Depending on how seriously you take the concept of sex addiction, Thanks for Sharing is either really engaging or thoroughly preposterous. In any event, it’s a movie that never quite delivers. Adam (Mark Ruffalo), an environmental consultant, has gone five years without relapsing into porn or masturbation, in large part because he micromanages his personal living space to exclude the existence of television or a laptop. He’s part of a 12-step group, sponsored by Mike (Tim Robbins), and is now in turn sponsoring reluctant addict Neil (Josh Gad). The concept of addiction and recovery permeates this light romantic comedy, with Mike a firm proponent of the need for steady programming to transcend one’s demons. (There’s an interesting subplot involving Mike’s drug-addict son Danny, played by Patrick Fugit, who chooses to forego counseling in favor of white-knuckling it.) Adam talks the talk, not just to his sponsee but presumably to himself, especially after he tentatively embarks upon a romance with Phoebe (Gwyneth Paltrow).
Director Stuart Blumberg, working on a script he co-wrote with Matt Winston, demonstrates some of the keen observational skill he brought to his The Kids are Alright script, but he seems unsure just how much he wants to delve into his main characters’ situations, let alone their psyches. To be fair, he’s aided by an incredibly strong cast, especially the oddly appealing Gad—how can such a pervert engender our empathy?—and, in her strong film debut, Alecia Moore (aka Pink), as Dede, a hairdresser who has always used sex as a weapon. Ruffalo and Paltrow are extremely well-matched, each playing characters equally attractive and neurotic. And Robbins perfectly straddles that fine line between being a pompous ass, constantly spewing 12-speak jargon, and a flawed survivor, ignoring the pain his past actions have inflicted upon his son and wife (Joely Richardson).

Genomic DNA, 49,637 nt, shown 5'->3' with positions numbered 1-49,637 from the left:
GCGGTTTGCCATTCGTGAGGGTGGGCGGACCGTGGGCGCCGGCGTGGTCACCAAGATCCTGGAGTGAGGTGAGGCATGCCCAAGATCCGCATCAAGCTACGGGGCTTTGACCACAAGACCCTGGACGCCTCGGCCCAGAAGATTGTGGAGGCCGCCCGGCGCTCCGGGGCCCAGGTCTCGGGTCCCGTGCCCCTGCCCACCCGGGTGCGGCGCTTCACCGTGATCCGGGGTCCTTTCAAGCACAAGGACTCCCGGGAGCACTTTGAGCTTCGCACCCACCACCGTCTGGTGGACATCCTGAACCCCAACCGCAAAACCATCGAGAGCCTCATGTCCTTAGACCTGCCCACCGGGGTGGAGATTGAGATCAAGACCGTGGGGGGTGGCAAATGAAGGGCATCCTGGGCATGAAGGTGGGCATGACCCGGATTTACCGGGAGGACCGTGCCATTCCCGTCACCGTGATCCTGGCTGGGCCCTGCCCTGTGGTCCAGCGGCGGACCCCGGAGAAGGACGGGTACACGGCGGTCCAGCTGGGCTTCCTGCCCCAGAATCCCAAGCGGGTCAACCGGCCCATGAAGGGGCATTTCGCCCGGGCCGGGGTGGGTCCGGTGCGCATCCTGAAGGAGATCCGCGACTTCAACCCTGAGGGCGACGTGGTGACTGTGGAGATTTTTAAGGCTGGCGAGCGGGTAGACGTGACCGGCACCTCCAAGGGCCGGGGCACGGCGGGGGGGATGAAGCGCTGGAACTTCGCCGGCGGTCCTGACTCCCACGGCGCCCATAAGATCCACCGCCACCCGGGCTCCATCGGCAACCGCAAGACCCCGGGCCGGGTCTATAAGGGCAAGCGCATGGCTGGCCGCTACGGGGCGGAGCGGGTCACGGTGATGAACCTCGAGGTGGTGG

No, the problem with Thanks for Sharing has nothing to do with is the on-screen talent. Rather, it’s that the determination to present sex addiction as a real condition (and not just an Anthony Weiner punch line) juxtaposed with its breezier boy-meets-girl romance falls flat. Too much self analysis, even by attractive performers like Ruffalo, becomes akin to wallowing in your own filth, and makes the viewer want to slap some sense into the characters, a la Cher in Moonstruck.